It’s funny, but I generally think that with few exceptions the Constructor Injection is the preferable approach, but I continuously read that the Java guys are exactly the opposite.  To each his or her own I guess.

About Jeremy Miller

Jeremy is the Chief Software Architect at Dovetail Software, the coolest ISV in Austin. Jeremy began his IT career writing "Shadow IT" applications to automate his engineering documentation, then wandered into software development because it looked like more fun. Jeremy is the author of the open source StructureMap tool for Dependency Injection with .Net, StoryTeller for supercharged acceptance testing in .Net, and one of the principal developers behind FubuMVC. Jeremy's thoughts on all things software can be found at The Shade Tree Developer at http://codebetter.com/jeremymiller.
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  • http://codebetter.com/members/jmiller/default.aspx Jeremy D. Miller

    @Peter,

    ObjectFactory.With(my other thing).GetInstance()

  • peter

    Hi!
    a question :
    say I want to get back an instance of ISomething but to give it a value for the constructor. eg.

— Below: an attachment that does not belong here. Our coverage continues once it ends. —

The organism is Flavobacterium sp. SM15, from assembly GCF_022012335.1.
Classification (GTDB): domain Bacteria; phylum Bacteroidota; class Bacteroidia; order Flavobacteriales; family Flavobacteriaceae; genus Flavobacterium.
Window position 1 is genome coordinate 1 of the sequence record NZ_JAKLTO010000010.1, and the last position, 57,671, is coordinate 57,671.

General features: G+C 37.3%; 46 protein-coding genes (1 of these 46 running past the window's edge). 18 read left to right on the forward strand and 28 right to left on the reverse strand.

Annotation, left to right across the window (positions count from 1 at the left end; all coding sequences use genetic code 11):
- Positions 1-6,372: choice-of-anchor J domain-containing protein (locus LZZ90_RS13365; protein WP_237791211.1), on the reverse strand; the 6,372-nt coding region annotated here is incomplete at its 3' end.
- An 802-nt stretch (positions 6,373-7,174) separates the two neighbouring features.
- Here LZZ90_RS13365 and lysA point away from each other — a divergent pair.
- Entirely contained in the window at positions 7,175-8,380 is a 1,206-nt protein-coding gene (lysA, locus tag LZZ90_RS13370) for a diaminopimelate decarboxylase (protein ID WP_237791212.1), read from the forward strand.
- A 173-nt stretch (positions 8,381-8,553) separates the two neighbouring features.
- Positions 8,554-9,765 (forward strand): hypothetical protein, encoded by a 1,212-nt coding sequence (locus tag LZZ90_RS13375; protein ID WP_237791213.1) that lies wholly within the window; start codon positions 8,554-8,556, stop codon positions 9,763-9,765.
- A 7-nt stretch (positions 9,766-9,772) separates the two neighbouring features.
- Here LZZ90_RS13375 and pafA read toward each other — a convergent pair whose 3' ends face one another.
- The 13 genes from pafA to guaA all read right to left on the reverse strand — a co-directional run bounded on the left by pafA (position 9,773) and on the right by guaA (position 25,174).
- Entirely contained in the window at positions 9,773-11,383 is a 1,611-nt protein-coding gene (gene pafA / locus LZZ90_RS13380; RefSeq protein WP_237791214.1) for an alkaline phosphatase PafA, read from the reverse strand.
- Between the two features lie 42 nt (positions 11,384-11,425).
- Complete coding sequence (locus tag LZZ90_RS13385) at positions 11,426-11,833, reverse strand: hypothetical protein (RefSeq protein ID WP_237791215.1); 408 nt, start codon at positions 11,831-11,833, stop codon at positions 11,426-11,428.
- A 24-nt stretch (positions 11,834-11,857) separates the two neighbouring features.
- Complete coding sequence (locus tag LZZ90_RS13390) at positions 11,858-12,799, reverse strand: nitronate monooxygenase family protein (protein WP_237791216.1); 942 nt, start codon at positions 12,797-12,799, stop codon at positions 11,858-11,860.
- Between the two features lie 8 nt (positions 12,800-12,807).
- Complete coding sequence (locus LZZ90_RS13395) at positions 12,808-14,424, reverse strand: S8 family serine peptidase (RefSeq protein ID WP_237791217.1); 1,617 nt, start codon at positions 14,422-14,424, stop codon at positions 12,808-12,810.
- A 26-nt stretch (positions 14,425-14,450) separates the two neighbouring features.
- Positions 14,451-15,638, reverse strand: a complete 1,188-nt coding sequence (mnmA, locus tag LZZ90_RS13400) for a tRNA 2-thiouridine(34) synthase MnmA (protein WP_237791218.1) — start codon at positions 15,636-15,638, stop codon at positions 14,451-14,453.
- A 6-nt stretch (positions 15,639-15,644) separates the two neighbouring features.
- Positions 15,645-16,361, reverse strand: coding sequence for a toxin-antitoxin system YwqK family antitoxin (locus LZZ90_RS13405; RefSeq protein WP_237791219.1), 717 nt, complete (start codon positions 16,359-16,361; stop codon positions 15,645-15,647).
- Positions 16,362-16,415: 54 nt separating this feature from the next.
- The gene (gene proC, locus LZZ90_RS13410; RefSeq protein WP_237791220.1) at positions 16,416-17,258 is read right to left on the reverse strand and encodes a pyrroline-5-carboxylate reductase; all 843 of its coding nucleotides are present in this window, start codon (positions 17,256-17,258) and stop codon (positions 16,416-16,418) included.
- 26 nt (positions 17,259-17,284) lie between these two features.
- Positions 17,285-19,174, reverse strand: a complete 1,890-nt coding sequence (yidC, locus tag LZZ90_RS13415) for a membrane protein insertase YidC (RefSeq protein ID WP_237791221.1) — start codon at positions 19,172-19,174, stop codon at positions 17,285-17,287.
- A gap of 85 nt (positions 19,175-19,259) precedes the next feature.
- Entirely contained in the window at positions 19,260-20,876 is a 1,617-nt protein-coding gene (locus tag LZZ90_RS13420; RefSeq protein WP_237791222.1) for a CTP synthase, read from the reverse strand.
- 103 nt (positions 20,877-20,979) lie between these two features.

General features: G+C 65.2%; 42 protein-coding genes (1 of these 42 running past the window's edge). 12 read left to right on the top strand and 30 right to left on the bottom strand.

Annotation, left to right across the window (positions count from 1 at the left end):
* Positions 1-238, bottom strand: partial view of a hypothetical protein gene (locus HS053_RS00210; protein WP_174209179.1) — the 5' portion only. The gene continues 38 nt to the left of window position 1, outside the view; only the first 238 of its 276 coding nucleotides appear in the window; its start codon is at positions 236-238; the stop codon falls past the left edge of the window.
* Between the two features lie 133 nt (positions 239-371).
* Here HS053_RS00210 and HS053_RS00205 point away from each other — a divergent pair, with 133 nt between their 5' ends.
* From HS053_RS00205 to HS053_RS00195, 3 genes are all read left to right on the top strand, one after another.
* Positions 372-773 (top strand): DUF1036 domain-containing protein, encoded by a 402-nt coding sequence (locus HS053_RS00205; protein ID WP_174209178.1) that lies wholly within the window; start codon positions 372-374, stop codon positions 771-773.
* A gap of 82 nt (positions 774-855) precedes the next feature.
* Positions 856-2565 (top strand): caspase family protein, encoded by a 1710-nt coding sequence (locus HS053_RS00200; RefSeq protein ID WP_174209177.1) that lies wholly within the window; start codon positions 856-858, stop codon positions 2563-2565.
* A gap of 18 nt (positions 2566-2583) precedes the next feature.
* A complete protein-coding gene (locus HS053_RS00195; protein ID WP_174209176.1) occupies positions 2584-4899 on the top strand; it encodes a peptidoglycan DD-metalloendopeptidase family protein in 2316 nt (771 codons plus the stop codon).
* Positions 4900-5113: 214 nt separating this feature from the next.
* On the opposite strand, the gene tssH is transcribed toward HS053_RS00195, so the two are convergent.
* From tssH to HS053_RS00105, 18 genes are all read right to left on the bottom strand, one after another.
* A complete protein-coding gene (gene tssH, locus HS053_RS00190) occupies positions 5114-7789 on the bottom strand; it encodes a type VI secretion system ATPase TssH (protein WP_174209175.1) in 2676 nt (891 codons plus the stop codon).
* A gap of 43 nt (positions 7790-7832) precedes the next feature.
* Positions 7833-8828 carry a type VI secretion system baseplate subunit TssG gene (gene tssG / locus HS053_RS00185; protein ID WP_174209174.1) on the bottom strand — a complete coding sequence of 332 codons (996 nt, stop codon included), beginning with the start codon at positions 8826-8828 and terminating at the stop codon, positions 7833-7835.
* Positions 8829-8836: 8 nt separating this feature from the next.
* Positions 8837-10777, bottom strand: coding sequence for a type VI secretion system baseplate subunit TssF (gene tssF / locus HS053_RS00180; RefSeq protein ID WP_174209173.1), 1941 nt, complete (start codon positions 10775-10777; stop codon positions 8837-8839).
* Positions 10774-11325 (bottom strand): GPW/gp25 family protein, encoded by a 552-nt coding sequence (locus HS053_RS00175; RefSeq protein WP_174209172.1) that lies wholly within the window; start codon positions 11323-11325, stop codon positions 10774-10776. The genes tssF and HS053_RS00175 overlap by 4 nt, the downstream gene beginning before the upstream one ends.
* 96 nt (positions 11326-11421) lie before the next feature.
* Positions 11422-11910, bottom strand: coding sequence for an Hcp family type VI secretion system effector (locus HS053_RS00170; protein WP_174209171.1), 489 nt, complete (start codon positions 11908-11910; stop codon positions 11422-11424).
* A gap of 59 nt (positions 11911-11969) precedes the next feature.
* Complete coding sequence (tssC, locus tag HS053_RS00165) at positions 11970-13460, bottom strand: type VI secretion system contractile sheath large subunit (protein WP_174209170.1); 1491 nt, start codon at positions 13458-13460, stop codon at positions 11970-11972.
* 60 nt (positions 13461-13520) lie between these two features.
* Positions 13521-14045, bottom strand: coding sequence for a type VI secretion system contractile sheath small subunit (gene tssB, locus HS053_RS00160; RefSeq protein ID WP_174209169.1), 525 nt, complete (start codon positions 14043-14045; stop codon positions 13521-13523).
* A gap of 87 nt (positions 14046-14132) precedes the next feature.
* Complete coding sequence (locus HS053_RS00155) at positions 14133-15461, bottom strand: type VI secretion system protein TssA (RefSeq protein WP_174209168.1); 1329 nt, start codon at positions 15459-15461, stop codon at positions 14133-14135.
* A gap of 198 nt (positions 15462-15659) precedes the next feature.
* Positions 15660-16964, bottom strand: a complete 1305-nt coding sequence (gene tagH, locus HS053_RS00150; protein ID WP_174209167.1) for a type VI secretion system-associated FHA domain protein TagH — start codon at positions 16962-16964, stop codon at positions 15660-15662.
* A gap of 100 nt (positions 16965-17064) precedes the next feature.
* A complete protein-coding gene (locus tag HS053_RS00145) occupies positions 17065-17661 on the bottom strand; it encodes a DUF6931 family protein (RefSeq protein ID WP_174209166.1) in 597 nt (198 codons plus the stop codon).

public class something : ISomething{
    public something (IOtherthing other_stuff){..}
    ….}

    now in code I got something like this..
    public void do_something_with(IOtherthing thisThing) {
    var something = ObjectFactory.Get(? thisThing????)

    Is that possible? how do I configure it & use it
    }

  • Kurt Harriger

    One major advantage of setter injection over constructor injection that I have found is when the type is meant to be subclassed. With constructor injection the derived type also needs same constructor args plus whatever it needs. This isn’t necessarily so bad if the base class has only one or two required dependencies, but if you later add another dependency to the base class then you need to update the constructors of all derived types. With setter injection you do not need to change the derived types.

    I also try to provide a default implementation where possible, and prefer setter injection to override default rather than constructor making it much easier to setup container when default implementation does what you want.

  • http://rhysc.blogspot.com/ RhysC

    “Java guys are exactly the opposite.”
    It funny you say that becuase i have java buddies that seem to disagree in terms of using annotations/attributes over extrenal mapping or configs too, specifically in hibernate, but i assume this goes for other potentiall invasive framework libraries. Weird.

    Anyway Jeremy i am with you, i certainly prefer ctor injection over setter, but hey as long as everyone is happy. Good Job.

  • http://www.scottcreynolds.com Scott

    @Steve I agree wholeheartedly with the premise of your comment. It can get very easy to abuse the FI and reduce the solubility of the code.